UK manufacturers’ hopes for an economic rebound rose to their highest levels in nearly half a century this month as Britain slowly began its exit from Covid-19 lockdowns.
According to the latest CBI quarterly Industrial Trends survey, its quarterly business optimism gauge jumped to +38, its highest level since April 1973.
In January, amid the height of the UK’s third lockdown, by comparison, the index stood at -22.
Rain Newton-Smith, CBI chief economist, said: “Manufacturers have reported the biggest increase in optimism in nearly 50 years in this month’s quarterly survey. Phased reopening has lifted the mood among firms, notably driving orders, employment, and investment plans.”
Along with the surge in optimism, the survey also found that firms were planning to raising their spending in the coming months.
At last month’s Budget, the government announced a tax “super-deduction” on investment on machinery and other equipment, which may encourage more firms to spend.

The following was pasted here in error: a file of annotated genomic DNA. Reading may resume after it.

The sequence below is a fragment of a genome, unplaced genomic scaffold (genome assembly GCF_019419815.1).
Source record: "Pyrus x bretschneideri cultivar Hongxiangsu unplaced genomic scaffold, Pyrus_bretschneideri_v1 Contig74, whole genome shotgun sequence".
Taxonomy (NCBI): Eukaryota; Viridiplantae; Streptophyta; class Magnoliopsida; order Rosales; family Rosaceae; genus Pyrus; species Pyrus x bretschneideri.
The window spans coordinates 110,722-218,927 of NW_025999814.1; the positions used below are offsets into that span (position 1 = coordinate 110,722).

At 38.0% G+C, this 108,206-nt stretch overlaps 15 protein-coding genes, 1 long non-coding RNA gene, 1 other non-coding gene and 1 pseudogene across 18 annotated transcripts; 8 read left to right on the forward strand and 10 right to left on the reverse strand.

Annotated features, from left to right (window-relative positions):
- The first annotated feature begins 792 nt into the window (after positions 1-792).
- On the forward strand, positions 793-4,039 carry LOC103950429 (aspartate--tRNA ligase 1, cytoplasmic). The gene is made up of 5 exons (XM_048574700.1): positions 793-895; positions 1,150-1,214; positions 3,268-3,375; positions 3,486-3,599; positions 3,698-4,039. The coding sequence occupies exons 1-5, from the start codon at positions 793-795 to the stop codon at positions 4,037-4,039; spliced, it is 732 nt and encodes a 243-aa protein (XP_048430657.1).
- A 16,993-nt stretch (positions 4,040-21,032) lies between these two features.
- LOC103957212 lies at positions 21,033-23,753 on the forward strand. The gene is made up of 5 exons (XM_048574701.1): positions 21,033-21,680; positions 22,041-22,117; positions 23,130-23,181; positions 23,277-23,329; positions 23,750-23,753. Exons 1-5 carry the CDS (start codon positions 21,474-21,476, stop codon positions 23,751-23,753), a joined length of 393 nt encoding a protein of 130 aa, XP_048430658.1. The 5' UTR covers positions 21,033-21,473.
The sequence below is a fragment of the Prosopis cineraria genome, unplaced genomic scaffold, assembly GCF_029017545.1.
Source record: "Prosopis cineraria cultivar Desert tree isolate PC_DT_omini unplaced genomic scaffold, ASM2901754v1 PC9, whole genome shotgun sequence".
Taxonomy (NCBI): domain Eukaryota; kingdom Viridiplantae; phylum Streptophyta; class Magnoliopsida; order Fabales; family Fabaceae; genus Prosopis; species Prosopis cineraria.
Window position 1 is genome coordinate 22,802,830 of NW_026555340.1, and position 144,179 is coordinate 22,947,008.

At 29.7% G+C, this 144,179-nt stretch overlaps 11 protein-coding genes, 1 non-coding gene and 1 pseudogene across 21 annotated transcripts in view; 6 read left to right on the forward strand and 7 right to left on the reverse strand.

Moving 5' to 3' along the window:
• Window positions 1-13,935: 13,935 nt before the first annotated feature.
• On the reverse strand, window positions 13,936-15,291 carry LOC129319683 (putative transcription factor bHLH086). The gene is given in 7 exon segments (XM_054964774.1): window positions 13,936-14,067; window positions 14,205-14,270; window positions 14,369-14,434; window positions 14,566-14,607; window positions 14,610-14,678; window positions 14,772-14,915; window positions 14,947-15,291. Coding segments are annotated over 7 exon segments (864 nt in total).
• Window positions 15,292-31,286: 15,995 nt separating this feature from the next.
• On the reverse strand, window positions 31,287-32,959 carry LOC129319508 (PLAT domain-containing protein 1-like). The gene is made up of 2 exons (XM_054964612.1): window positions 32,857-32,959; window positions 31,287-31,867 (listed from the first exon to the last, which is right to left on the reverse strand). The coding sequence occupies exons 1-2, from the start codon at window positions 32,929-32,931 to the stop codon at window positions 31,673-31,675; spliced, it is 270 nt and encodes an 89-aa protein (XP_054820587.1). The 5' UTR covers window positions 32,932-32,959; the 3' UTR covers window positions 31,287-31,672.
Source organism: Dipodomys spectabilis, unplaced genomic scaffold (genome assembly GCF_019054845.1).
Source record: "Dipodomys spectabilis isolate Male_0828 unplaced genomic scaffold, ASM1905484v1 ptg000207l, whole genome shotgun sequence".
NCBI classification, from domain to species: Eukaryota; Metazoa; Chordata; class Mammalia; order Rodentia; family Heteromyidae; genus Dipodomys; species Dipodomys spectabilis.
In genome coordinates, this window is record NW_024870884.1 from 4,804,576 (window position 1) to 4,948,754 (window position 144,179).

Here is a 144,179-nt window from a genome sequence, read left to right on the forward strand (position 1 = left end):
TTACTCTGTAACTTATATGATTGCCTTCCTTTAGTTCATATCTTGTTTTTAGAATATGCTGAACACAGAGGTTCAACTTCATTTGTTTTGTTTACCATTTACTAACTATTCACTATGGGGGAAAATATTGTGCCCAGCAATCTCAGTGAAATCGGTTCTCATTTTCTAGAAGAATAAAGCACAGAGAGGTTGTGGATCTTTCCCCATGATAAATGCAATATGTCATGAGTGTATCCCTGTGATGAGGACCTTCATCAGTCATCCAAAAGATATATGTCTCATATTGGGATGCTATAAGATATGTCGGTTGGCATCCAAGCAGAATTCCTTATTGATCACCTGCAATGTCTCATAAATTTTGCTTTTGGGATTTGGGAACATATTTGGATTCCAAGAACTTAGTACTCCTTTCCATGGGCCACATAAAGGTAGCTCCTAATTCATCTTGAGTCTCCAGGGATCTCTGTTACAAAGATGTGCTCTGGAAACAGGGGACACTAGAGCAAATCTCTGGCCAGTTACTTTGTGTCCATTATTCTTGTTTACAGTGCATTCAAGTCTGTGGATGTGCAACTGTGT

The CBI suggested that investment intentions for plant and machinery were at their strongest since July 1997.
Although output volumes were largely flat at 3.0 per cent, manufacturers are expecting a 36 per cent jump next quarter.
Likewise, they expect both orders and headcount to increase around 20 per cent over the coming three month period.
Tom Crotty, group director at Ineos and chair of the CBI Manufacturing Council, said: “It’s hugely welcome to see manufacturers planning to invest more in their businesses following what has been an extraordinarily difficult period for the sector.
“After all, a more productive manufacturing sector can be an engine for the UK’s economic renewal and long-term growth.”